If you were out walking your dog and you had a slight limp you might stop and talk to another dog walker who’ll comment on your limp and you might reply you’ve arthritis or you sat too long and your leg is still asleep.  That same person meets another dog owner who clearly hasn’t washed that day and whose hair is greasy but they won’t comment on it.  That person might be desperate to speak about it.  To say that they struggled to get out of bed that morning, never mind have a shower and put on clean clothes.

This is why people with depression and/or anxiety often feel that they are not “normal”.  They are the same person they always were, but they have been diagnosed with an illness that no one seems to want to tackle.  That person who broke their ankle is still the same person but with a broken ankle.  The person with depression is also the same person but with depression.

People will talk all day about the broken ankle but try and sit down with someone who won’t face up to someone having a mental health issue.  It won’t happen.  This is why the stigma must end and why we must push for better initial care for people who are diagnosed with a mental health issue.

Ankle broken? Fine. Mind broken? Does not compute.

Over recent weeks I’ve had to come to terms with the fact that I have a mental health condition.  It started off as anxiety but it has worked its way into that plus depression.  It’s not great.  One sets off the other, all the time.

I feel anxious about a situation which leads me to believe that it won’t get better and the depression kicks in, it won’t get better because of this or that.  I go to bed.

I feel depressed about something.  I think about it too much and then the anxiety kicks in of how I will deal with that situation and when I think I can’t.  I go to bed.

It’s not great.  Bed is this place I feel safe.  I don’t have to be asleep – I just feel safe.

At the moment my medication has been increased for the third time and I am getting used to it.  Getting used to it means being sleepy, if not sleeping, for twenty-four hours of every day.  It means not going out sometimes and having to deal with that.

It means that some days I look at pictures of people doing things I would normally be doing and feeling jealous.  I feel angry at that person because they are doing something I want to be doing.  It’s not their fault, it’s not even mine.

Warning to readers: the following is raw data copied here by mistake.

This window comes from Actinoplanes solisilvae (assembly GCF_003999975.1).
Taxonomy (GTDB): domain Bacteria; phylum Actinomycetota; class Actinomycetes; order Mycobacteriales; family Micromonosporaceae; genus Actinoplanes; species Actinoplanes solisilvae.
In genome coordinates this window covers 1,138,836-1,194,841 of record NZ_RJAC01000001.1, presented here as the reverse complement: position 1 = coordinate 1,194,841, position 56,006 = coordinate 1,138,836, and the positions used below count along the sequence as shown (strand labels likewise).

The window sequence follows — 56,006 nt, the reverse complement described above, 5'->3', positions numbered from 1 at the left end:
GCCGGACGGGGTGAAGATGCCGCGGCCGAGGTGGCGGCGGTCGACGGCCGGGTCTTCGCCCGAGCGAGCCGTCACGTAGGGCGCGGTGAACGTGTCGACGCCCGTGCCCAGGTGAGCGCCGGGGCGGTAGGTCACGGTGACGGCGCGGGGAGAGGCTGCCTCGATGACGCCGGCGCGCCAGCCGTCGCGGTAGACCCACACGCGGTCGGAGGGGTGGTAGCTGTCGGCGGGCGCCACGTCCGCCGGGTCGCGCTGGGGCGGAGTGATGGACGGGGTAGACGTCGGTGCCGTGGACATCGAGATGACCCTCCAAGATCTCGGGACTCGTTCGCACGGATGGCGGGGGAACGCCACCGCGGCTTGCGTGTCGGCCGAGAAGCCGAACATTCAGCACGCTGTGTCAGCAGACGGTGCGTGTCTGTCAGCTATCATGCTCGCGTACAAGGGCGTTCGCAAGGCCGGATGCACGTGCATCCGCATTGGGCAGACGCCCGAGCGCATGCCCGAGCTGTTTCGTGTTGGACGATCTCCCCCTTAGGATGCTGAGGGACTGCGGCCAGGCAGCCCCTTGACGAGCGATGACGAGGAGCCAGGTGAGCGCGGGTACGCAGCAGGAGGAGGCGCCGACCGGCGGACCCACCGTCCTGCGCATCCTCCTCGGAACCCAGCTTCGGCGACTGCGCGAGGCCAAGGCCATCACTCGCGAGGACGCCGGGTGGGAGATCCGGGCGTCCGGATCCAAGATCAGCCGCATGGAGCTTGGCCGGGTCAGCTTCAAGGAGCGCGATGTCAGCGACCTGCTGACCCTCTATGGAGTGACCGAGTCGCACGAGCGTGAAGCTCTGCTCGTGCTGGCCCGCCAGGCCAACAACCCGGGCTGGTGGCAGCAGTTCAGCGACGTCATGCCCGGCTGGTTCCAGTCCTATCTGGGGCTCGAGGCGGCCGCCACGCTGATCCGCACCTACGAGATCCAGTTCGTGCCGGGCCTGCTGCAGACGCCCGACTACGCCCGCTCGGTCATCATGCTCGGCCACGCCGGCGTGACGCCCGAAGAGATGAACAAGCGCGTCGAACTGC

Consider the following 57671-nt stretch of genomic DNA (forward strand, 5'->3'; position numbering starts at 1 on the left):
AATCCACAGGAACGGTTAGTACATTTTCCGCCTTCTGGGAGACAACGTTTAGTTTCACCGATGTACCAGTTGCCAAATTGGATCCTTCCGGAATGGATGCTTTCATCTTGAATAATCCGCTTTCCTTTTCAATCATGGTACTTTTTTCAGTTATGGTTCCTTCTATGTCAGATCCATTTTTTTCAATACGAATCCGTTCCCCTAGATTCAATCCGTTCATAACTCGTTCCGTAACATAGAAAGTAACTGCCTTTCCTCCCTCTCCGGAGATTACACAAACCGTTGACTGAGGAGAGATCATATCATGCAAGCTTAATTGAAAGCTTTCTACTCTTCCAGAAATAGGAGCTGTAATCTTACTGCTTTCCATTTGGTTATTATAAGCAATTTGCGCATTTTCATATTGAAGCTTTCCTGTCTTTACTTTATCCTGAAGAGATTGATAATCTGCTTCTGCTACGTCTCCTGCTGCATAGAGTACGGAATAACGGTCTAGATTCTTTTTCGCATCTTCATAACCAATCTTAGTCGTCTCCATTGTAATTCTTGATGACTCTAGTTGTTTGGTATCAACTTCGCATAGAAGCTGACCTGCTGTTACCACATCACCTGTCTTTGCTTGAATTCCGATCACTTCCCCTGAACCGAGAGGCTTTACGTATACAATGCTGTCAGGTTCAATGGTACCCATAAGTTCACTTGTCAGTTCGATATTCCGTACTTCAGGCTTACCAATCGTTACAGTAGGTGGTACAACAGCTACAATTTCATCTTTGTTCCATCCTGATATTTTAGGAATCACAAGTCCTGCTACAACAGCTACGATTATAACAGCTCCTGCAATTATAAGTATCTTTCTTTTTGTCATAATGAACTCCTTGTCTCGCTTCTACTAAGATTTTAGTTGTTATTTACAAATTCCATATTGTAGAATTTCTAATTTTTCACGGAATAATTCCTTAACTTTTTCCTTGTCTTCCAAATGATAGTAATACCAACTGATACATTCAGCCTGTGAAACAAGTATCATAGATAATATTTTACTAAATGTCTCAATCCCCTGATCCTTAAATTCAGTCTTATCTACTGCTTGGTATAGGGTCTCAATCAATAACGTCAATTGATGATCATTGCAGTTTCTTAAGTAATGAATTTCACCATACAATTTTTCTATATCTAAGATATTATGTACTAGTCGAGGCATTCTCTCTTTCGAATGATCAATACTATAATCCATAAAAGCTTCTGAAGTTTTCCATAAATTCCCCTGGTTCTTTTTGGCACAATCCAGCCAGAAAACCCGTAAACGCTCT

So then I start to get angry at something else.  The way that people who have Mental Health issues are treated.

My problems came to light in November, as I wrote before.

So imagine on that Monday where it all kicked in was different.  Imagine I had fallen in the street and broken my ankle.

Here’s how it goes: I would have been taken to hospital.  I would have had the ankle reset and dressed and I would have been given a referral to follow-up appointments and physio.  I would have been given a plan on how to get through the next few weeks.  I would have an estimated return to work and access to a team to help me get there.  I would have been supported all the way to return to work within a couple of months or a few weeks, however it’s put.

What actually happened was: In September I ended up in hospital with a panic attack.  Lovely advice from the people involved but no further help offered.

In November, after the event on the Monday, I contacted my own doctor.  We had a chat, I was signed off sick, put on ACE Inhibitors.  They worked, for a bit.  They calm the heart so therefore calm anxiety feelings.  Or they can.

I changed doctors, to my current one.  He is amazing and I would say not one thing against him.  He listens, he advises, but he needs me out his office as soon as he can, no longer than fifteen-twenty minutes because this is how it is.  He has other patients to see.  I know that.

The problem is this: my doctor has now increased my medication twice.  He has to do this because there is nothing else he can do.  He can’t refer me to anyone that is immediate; it takes weeks.  So he has to try to help me in the here and now.  That means I am so sleepy I can hardly walk at times.  Bed is the best place to be because I can sleep it off.  It feels like I am being punished.  The higher dose works, as it should, for me, but the effects are terrible for me if I want to live a normal life.

Can you imagine breaking your ankle, then going to hospital to be told it’s OK and to go home, see your GP and then have your GP have to palm you off for three months with pain killers before he’ll refer you to try and get it fixed? It wouldn’t happen.  It doesn’t happen.

Why is a broken ankle any different from a broken mind?